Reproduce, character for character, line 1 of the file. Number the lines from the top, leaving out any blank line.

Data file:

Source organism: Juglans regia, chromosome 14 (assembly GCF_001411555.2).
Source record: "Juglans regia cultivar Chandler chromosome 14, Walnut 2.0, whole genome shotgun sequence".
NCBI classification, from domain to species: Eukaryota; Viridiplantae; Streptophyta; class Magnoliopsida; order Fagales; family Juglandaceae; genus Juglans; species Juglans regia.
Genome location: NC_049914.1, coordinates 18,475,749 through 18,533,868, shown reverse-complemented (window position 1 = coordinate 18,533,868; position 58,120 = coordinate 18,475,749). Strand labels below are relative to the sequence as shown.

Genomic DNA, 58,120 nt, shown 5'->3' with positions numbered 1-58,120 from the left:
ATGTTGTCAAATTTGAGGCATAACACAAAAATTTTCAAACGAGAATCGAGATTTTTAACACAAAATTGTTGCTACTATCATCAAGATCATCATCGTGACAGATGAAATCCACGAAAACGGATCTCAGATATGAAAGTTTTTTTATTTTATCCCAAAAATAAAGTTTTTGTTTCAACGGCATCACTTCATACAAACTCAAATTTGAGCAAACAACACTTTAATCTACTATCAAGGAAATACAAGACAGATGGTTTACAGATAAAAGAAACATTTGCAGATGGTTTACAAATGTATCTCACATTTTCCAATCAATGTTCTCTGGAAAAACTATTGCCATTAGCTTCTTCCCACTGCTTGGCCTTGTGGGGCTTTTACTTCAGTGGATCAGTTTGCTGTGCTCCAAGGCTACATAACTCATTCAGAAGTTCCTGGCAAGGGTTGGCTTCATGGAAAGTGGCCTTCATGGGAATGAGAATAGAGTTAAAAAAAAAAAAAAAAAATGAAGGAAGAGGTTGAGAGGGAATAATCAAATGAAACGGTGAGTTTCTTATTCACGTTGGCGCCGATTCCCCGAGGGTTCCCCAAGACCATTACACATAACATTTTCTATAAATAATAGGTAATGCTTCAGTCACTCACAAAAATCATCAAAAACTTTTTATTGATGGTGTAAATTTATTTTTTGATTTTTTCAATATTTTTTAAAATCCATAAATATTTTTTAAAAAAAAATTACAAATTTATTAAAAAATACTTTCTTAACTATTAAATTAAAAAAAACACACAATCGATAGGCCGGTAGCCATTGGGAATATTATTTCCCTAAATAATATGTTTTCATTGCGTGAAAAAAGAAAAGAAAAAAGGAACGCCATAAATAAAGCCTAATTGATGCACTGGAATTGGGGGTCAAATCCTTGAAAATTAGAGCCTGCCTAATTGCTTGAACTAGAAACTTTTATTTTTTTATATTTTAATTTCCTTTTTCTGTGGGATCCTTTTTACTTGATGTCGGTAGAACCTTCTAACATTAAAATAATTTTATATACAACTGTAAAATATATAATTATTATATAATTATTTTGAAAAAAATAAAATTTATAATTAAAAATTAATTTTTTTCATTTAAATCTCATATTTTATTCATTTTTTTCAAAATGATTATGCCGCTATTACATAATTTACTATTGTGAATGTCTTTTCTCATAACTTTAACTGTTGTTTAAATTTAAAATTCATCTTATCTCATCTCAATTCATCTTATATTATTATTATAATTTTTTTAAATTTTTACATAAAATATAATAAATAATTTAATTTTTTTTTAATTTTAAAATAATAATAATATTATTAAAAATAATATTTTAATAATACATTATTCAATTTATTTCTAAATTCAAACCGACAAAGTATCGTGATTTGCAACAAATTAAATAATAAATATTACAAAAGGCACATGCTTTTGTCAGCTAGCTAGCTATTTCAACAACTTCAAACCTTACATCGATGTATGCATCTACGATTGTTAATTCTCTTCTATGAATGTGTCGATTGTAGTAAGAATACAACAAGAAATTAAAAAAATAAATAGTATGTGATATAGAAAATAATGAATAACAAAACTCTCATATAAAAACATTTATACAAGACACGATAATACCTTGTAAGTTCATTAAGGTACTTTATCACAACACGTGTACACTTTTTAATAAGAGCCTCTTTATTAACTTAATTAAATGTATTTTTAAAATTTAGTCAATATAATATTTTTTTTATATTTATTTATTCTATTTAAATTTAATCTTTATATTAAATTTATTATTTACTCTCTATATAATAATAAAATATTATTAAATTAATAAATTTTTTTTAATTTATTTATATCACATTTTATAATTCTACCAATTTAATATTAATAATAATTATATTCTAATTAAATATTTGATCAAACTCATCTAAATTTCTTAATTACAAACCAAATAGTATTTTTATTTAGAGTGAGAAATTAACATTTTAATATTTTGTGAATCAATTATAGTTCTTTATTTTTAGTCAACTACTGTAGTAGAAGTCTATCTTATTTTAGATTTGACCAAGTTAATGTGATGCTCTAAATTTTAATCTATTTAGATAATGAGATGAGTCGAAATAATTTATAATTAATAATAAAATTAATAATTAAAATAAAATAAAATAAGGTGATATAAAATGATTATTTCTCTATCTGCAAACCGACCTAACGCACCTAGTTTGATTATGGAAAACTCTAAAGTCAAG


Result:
Source organism: Juglans regia, chromosome 14 (assembly GCF_001411555.2).